The bad news emanating from today’s financial markets is enough to drive even the most successful financial advisor under the desk and over the edge.

But to be successful over the long term, it’s more important than ever to be positive and proactive. Reaching out to clients in today’s difficult market–particularly 401(k) participants–can help position you to manage more assets in better times.

So what do you say to your clients when you finally summon the strength to lift that 500-pound phone that has become the immovable object for the past few months? There are 6 key points to make:

(1) Don’t panic. Most likely, you need to treat your clients for “statement shock” after they have viewed their most recent 401(k) statement. Remind them that their retirement savings represents a long-term investment and, as such, can potentially repair itself over time.

For clients who are unnerved by market volatility–and who isn’t today?–suggest an asset allocation model to provide investment discipline and all-weather diversification.

(2) Gear your discussion to the age of your client. If your client is 35, point out that he or she is in the market for the long haul and has another 30 or 35 years to recoup losses. If your client is older, say 55, offer to conduct an in-depth needs analysis, re-examine his or her risk tolerance, and review the time horizon until retirement.

Depending upon how close your client is to retirement, it may make sense to shift more assets to cash. Don’t forget, though, that today’s stock market now resembles Filene’s Basement, with bargains available to savvy shoppers. Reexamine what sectors and individual stocks are poised for a rebound.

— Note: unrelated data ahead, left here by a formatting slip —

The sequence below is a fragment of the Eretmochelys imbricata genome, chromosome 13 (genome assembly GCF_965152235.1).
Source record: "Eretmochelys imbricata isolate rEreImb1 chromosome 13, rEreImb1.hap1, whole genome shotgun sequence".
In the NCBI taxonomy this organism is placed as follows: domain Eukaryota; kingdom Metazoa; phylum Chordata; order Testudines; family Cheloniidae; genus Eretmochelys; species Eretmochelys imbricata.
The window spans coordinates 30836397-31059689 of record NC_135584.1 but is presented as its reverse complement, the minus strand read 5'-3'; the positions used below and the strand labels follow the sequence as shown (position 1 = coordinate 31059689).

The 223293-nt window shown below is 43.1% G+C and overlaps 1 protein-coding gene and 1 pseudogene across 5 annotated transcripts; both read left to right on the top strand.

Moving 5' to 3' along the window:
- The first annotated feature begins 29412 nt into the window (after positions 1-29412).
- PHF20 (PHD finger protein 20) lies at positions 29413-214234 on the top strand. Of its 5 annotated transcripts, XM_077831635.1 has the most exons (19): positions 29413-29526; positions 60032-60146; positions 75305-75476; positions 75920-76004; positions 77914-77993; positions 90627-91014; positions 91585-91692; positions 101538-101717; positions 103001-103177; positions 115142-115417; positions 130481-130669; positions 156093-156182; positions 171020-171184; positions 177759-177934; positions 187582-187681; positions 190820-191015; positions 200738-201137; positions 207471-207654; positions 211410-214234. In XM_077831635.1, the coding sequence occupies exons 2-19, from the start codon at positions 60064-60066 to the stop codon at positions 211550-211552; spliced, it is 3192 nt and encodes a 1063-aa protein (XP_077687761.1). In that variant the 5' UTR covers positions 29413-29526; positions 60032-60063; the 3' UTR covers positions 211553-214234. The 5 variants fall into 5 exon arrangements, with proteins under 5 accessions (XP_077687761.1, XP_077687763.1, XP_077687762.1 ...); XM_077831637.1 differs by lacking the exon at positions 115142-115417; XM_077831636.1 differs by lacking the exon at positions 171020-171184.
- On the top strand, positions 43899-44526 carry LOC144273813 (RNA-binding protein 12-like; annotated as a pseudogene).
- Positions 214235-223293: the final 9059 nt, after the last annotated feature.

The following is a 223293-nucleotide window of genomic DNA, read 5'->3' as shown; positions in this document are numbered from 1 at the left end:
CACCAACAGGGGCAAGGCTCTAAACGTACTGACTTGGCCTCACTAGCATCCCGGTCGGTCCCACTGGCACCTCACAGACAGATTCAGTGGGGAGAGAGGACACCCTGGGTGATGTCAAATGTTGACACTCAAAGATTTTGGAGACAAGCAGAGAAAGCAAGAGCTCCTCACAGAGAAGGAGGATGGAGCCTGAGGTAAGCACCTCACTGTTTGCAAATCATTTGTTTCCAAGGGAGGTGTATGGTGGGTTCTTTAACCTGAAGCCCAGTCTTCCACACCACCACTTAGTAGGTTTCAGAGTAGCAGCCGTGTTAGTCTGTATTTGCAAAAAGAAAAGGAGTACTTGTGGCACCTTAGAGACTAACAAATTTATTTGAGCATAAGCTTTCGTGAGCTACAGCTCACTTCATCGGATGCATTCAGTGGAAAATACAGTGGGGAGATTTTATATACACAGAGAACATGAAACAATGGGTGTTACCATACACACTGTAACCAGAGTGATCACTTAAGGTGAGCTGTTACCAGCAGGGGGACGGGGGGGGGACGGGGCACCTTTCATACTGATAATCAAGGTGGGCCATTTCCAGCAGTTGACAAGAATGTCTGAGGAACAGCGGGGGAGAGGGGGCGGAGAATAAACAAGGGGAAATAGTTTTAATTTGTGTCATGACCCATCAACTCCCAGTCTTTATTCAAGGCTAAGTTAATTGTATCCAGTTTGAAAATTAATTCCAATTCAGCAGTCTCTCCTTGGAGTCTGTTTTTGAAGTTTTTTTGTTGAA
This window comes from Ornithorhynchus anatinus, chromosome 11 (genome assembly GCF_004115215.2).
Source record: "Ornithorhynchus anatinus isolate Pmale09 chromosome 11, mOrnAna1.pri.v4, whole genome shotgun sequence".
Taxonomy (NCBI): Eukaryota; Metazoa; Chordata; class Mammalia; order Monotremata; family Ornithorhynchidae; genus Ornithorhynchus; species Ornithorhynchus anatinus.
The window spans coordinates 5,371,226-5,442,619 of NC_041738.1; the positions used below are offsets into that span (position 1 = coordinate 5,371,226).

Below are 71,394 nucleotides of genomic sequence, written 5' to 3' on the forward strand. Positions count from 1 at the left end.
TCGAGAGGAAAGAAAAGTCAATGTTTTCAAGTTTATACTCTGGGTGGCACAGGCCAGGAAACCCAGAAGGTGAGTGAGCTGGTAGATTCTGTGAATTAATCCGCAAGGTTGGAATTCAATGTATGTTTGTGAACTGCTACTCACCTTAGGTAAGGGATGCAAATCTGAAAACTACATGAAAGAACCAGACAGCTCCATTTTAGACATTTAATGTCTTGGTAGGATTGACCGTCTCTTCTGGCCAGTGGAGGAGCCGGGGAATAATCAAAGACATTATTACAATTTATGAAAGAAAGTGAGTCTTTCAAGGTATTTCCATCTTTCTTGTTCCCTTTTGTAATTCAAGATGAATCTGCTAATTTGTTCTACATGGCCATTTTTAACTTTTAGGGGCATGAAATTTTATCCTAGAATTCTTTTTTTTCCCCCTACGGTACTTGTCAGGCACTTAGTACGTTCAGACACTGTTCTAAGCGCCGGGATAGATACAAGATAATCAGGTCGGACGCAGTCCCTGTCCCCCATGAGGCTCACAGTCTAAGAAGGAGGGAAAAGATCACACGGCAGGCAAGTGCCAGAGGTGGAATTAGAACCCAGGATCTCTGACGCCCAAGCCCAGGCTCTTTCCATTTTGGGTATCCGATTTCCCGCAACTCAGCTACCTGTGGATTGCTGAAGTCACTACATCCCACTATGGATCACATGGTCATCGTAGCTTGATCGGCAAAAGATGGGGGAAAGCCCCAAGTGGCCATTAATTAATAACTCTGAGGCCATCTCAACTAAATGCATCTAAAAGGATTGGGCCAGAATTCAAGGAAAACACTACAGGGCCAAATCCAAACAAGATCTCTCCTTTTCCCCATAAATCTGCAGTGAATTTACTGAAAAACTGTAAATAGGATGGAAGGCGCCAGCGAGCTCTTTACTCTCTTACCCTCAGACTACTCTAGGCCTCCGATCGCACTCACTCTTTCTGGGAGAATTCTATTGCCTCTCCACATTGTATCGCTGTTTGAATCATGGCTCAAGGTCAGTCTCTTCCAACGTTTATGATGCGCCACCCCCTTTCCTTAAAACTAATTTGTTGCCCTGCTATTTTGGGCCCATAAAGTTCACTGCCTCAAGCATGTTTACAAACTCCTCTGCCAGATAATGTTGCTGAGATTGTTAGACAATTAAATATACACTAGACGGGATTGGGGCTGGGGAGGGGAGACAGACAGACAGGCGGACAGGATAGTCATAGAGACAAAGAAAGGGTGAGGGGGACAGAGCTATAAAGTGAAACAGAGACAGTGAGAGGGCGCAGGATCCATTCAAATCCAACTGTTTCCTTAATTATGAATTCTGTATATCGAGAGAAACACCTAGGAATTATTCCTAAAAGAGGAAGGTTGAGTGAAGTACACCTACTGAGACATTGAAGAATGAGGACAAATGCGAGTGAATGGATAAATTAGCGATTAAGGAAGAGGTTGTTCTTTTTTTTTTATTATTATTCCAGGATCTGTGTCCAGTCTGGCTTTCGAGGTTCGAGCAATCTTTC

(3) Perform a gap analysis. No doubt your clients’ market losses have created a bigger “gap” between what they have accumulated for retirement and what they need for retirement. Take account of all of their assets–retirement investments, savings, home and other property–when calculating what assets are available for retirement. Your clients most likely think the gap resembles a crack in the sidewalk when in reality it’s closer to the Grand Canyon. Once you know the real gap, you can help clients create a realistic action plan.

(4) Don’t stop deferring income. Many people have stopped contributing to their 401(k) plans, a big mistake that should be avoided at all costs. Once clients stop, they find it hard to start contributing again because they become accustomed to having a bigger income. If they truly need to reduce contributions, don’t cut back below the amount needed to qualify for the company’s matching contribution. Doing so leaves free money on the table.

(5) Avoid taking a loan if at all possible. Many people struggling to make ends meet in this economy are resorting to taking hardship loans from their 401(k) plans. These loans have to be paid back within 5 years. If not, both taxes and penalties must be paid on the outstanding loan balance.

(6) Consider making Roth 401(k) contributions. Plan participants can make some or all of their current and future contributions on after-tax basis, meaning the income they take out of the plan at retirement is tax-free. This can be a great way to boost income from future retirement savings, especially for clients whose retirement savings may be battered from the recent stock market volatility.

Keep your chin up

So don’t despair and don’t hide. Helping clients navigate through these choppy waters can help you shine in their eyes and enhance your relationships. And in this business, relationships are everything.

E. Thomas Foster Jr., Esq., is Hartford’s national spokesperson for qualified retirement plans. You can e-mail him at tom.foster@hartfordlife.com